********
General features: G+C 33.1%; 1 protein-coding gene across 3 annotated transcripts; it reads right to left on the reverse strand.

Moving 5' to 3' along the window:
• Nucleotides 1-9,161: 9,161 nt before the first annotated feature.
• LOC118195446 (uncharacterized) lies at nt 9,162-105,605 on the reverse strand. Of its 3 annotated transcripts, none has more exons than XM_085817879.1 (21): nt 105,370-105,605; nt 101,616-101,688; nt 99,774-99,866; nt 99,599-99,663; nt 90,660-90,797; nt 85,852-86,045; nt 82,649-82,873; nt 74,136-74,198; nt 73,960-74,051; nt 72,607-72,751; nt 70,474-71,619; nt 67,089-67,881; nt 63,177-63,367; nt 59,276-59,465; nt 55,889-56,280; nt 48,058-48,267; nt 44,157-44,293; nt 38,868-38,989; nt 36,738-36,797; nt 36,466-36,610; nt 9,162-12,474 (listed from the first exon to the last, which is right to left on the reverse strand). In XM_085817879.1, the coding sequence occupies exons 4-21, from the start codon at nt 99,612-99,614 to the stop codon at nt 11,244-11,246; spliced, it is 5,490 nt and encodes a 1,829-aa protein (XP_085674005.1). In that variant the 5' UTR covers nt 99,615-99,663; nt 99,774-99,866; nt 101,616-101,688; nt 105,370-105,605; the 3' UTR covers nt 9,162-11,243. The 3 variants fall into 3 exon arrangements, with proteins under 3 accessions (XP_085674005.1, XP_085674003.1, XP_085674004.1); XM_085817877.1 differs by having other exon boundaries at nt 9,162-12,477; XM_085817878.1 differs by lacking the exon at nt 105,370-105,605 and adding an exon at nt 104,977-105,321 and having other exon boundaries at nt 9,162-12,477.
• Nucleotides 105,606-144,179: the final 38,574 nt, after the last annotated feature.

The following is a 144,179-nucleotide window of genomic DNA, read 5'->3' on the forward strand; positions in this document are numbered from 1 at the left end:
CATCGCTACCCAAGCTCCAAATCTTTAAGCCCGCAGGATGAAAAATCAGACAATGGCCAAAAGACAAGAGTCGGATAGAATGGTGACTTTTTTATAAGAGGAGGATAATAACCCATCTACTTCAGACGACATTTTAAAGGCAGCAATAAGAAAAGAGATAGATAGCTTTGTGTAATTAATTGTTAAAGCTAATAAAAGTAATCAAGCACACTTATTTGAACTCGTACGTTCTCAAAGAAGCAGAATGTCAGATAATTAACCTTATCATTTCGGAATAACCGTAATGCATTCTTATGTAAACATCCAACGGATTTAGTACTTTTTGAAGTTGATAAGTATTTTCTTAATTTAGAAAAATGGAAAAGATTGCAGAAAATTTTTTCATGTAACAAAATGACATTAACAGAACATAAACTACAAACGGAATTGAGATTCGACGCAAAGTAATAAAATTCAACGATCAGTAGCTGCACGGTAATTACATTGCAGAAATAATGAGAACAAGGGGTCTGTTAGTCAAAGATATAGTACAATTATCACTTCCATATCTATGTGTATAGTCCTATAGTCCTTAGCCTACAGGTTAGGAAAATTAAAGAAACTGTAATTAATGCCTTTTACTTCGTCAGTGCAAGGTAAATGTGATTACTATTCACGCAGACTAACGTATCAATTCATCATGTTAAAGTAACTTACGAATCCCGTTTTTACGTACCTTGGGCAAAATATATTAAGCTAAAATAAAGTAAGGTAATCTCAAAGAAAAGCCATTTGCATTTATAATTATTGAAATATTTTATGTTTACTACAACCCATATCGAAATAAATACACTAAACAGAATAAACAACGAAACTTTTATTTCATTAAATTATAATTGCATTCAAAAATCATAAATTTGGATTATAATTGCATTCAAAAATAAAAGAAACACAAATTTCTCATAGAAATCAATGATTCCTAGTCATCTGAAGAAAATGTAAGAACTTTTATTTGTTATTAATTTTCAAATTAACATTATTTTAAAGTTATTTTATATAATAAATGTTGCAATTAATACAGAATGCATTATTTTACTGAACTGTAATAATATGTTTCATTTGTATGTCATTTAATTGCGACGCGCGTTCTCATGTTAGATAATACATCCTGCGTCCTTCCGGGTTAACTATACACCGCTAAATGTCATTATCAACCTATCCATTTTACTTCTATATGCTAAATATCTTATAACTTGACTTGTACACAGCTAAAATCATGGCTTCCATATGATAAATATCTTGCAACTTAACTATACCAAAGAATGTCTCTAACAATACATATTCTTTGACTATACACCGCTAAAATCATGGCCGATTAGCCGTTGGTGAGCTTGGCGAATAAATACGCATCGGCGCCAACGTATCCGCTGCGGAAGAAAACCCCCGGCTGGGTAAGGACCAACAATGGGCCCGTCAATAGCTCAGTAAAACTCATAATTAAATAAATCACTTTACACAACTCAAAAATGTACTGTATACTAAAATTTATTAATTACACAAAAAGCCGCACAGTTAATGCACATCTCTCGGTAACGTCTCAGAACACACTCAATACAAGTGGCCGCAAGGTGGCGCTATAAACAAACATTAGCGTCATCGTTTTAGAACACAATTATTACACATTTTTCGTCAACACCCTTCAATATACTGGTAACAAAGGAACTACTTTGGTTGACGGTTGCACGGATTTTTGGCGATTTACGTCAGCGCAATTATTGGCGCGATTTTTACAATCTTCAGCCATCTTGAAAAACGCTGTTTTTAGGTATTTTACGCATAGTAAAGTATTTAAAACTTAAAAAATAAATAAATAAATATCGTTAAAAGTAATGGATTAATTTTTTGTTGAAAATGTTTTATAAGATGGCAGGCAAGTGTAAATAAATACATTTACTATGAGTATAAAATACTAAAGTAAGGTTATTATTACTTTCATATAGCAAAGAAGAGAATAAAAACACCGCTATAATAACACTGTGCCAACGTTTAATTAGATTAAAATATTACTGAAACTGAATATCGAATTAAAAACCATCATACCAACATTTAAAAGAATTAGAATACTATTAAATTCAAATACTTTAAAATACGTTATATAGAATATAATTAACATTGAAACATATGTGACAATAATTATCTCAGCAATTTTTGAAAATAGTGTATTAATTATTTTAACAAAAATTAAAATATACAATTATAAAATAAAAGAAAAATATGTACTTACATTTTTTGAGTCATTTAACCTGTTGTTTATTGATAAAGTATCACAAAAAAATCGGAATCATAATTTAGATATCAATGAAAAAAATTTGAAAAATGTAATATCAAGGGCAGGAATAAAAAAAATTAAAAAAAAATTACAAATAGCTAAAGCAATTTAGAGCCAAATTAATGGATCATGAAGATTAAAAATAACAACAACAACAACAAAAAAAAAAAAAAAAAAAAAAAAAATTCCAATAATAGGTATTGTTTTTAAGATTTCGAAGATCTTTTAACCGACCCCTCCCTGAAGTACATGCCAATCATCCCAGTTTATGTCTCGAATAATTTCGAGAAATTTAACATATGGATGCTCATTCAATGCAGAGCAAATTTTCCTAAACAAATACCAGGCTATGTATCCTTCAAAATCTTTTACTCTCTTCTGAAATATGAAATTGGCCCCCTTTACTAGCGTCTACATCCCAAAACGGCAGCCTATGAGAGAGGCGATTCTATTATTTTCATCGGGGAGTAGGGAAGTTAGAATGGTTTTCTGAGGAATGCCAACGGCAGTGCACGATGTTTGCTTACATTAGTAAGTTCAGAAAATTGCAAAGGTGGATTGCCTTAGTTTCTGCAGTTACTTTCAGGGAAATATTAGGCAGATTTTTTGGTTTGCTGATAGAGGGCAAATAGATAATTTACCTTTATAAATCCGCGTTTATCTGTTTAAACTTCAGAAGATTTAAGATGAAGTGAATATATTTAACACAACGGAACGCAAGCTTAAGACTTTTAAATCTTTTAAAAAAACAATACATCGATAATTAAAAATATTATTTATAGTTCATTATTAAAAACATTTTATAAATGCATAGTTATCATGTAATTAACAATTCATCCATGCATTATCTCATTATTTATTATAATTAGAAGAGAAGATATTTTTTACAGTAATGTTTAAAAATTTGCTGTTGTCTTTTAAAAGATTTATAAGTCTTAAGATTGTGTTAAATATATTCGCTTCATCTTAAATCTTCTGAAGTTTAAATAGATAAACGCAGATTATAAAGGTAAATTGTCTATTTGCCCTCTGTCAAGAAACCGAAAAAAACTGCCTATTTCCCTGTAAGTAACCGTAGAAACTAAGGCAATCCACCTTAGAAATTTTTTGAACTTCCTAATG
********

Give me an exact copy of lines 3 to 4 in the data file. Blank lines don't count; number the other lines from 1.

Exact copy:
• Nucleotides 1-9,161: 9,161 nt before the first annotated feature.
• LOC118195446 (uncharacterized) lies at nt 9,162-105,605 on the reverse strand. Of its 3 annotated transcripts, none has more exons than XM_085817879.1 (21): nt 105,370-105,605; nt 101,616-101,688; nt 99,774-99,866; nt 99,599-99,663; nt 90,660-90,797; nt 85,852-86,045; nt 82,649-82,873; nt 74,136-74,198; nt 73,960-74,051; nt 72,607-72,751; nt 70,474-71,619; nt 67,089-67,881; nt 63,177-63,367; nt 59,276-59,465; nt 55,889-56,280; nt 48,058-48,267; nt 44,157-44,293; nt 38,868-38,989; nt 36,738-36,797; nt 36,466-36,610; nt 9,162-12,474 (listed from the first exon to the last, which is right to left on the reverse strand). In XM_085817879.1, the coding sequence occupies exons 4-21, from the start codon at nt 99,612-99,614 to the stop codon at nt 11,244-11,246; spliced, it is 5,490 nt and encodes a 1,829-aa protein (XP_085674005.1). In that variant the 5' UTR covers nt 99,615-99,663; nt 99,774-99,866; nt 101,616-101,688; nt 105,370-105,605; the 3' UTR covers nt 9,162-11,243. The 3 variants fall into 3 exon arrangements, with proteins under 3 accessions (XP_085674005.1, XP_085674003.1, XP_085674004.1); XM_085817877.1 differs by having other exon boundaries at nt 9,162-12,477; XM_085817878.1 differs by lacking the exon at nt 105,370-105,605 and adding an exon at nt 104,977-105,321 and having other exon boundaries at nt 9,162-12,477.